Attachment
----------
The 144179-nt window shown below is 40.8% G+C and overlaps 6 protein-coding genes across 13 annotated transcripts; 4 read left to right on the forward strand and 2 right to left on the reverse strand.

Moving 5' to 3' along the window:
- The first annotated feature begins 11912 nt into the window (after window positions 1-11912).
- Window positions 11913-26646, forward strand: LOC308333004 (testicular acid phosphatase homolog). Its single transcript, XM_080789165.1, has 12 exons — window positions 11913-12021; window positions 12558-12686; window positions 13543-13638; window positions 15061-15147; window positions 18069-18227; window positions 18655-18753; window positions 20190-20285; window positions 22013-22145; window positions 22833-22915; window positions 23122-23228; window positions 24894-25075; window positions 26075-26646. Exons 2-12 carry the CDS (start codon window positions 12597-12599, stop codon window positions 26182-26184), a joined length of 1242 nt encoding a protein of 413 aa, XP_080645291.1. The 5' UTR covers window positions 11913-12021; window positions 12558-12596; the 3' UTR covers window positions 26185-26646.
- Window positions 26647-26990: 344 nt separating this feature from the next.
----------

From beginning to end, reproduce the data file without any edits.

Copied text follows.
The 144179-nt window shown below is 40.8% G+C and overlaps 6 protein-coding genes across 13 annotated transcripts; 4 read left to right on the forward strand and 2 right to left on the reverse strand.

Moving 5' to 3' along the window:
- The first annotated feature begins 11912 nt into the window (after window positions 1-11912).
- Window positions 11913-26646, forward strand: LOC308333004 (testicular acid phosphatase homolog). Its single transcript, XM_080789165.1, has 12 exons — window positions 11913-12021; window positions 12558-12686; window positions 13543-13638; window positions 15061-15147; window positions 18069-18227; window positions 18655-18753; window positions 20190-20285; window positions 22013-22145; window positions 22833-22915; window positions 23122-23228; window positions 24894-25075; window positions 26075-26646. Exons 2-12 carry the CDS (start codon window positions 12597-12599, stop codon window positions 26182-26184), a joined length of 1242 nt encoding a protein of 413 aa, XP_080645291.1. The 5' UTR covers window positions 11913-12021; window positions 12558-12596; the 3' UTR covers window positions 26185-26646.
- Window positions 26647-26990: 344 nt separating this feature from the next.